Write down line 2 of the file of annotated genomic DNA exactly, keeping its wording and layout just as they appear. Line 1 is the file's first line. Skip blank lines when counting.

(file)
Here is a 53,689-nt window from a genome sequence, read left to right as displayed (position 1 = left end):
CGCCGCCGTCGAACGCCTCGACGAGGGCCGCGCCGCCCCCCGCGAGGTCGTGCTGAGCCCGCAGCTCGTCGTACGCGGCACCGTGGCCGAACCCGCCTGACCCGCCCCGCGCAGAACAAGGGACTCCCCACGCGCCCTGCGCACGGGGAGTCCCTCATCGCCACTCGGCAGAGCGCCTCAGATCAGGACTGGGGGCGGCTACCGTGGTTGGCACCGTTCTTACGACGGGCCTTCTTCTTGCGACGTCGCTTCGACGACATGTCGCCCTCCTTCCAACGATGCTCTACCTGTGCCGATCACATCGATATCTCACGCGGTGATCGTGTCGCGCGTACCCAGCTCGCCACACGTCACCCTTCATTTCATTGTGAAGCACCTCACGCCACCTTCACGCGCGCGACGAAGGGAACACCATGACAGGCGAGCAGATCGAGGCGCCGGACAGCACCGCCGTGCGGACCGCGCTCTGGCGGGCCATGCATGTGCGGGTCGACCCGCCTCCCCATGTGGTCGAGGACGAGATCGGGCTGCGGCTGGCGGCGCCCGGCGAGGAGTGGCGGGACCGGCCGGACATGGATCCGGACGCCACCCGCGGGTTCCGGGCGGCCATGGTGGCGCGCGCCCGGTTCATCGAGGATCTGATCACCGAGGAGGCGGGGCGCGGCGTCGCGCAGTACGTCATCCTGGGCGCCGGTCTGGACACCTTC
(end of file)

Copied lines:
CGCCGCCGTCGAACGCCTCGACGAGGGCCGCGCCGCCCCCCGCGAGGTCGTGCTGAGCCCGCAGCTCGTCGTACGCGGCACCGTGGCCGAACCCGCCTGACCCGCCCCGCGCAGAACAAGGGACTCCCCACGCGCCCTGCGCACGGGGAGTCCCTCATCGCCACTCGGCAGAGCGCCTCAGATCAGGACTGGGGGCGGCTACCGTGGTTGGCACCGTTCTTACGACGGGCCTTCTTCTTGCGACGTCGCTTCGACGACATGTCGCCCTCCTTCCAACGATGCTCTACCTGTGCCGATCACATCGATATCTCACGCGGTGATCGTGTCGCGCGTACCCAGCTCGCCACACGTCACCCTTCATTTCATTGTGAAGCACCTCACGCCACCTTCACGCGCGCGACGAAGGGAACACCATGACAGGCGAGCAGATCGAGGCGCCGGACAGCACCGCCGTGCGGACCGCGCTCTGGCGGGCCATGCATGTGCGGGTCGACCCGCCTCCCCATGTGGTCGAGGACGAGATCGGGCTGCGGCTGGCGGCGCCCGGCGAGGAGTGGCGGGACCGGCCGGACATGGATCCGGACGCCACCCGCGGGTTCCGGGCGGCCATGGTGGCGCGCGCCCGGTTCATCGAGGATCTGATCACCGAGGAGGCGGGGCGCGGCGTCGCGCAGTACGTCATCCTGGGCGCCGGTCTGGACACCTTC